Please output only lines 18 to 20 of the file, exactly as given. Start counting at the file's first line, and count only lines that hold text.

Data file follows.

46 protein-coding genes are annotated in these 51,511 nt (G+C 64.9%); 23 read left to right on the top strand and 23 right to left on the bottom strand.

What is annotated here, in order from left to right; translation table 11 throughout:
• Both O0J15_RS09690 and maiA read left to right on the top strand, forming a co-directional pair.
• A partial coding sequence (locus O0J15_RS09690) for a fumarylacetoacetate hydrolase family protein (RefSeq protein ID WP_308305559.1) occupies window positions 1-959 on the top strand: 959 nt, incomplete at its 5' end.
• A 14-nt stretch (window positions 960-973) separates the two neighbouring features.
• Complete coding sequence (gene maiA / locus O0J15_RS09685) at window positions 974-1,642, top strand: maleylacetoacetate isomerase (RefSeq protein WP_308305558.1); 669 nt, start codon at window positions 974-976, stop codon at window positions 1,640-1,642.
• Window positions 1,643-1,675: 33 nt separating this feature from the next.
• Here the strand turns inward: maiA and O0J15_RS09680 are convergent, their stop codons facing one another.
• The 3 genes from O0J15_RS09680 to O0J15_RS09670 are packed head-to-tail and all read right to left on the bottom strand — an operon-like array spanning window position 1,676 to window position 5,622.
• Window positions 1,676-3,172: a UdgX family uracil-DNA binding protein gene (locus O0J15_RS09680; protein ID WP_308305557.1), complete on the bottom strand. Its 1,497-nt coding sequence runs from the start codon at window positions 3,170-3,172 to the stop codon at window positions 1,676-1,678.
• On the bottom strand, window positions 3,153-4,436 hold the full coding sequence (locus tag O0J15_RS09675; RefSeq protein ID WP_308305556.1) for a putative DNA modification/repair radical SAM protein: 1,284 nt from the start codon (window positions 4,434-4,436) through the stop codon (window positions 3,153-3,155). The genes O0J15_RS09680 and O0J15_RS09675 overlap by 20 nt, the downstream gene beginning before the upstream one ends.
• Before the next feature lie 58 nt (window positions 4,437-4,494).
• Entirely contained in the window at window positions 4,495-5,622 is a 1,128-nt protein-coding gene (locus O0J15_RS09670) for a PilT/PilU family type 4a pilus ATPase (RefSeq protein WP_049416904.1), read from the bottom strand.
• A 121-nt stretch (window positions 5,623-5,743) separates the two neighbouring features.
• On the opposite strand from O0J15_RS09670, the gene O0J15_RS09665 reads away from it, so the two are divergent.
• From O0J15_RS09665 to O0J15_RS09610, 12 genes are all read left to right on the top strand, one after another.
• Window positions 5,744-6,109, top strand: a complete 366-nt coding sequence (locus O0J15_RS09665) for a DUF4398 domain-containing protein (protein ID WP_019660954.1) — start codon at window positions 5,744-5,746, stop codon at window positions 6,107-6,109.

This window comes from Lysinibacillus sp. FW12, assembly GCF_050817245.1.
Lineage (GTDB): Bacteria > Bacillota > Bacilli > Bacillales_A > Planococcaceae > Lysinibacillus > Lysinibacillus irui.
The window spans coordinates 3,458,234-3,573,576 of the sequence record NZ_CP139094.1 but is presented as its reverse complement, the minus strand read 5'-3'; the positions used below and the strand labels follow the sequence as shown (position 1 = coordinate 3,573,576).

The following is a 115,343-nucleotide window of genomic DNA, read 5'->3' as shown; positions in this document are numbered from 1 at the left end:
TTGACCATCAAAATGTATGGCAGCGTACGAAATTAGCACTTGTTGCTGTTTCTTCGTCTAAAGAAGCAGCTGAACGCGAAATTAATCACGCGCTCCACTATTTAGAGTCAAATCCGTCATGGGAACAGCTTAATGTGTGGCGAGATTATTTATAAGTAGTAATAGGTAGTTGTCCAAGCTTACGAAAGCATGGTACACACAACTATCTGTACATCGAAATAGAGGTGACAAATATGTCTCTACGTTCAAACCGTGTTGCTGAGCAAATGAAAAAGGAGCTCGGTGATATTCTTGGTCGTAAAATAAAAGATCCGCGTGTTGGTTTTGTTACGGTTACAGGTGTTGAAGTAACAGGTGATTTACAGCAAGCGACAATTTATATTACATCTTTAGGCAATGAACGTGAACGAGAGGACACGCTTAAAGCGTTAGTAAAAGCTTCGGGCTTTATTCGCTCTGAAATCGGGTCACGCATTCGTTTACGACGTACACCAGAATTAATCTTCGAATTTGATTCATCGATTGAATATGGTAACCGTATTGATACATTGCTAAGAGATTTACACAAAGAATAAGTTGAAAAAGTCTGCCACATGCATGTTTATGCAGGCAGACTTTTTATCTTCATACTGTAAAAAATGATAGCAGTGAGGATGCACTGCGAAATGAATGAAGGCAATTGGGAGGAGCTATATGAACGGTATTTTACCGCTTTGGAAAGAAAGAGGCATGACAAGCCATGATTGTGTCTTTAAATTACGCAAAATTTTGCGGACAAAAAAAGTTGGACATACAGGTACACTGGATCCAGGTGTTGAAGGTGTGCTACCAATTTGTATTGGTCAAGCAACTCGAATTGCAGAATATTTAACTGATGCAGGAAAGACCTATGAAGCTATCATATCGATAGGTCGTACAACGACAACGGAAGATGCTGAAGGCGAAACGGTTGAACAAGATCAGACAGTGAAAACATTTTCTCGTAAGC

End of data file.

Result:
This window comes from Lysinibacillus sp. FW12, assembly GCF_050817245.1.
Lineage (GTDB): Bacteria > Bacillota > Bacilli > Bacillales_A > Planococcaceae > Lysinibacillus > Lysinibacillus irui.
The window spans coordinates 3,458,234-3,573,576 of the sequence record NZ_CP139094.1 but is presented as its reverse complement, the minus strand read 5'-3'; the positions used below and the strand labels follow the sequence as shown (position 1 = coordinate 3,573,576).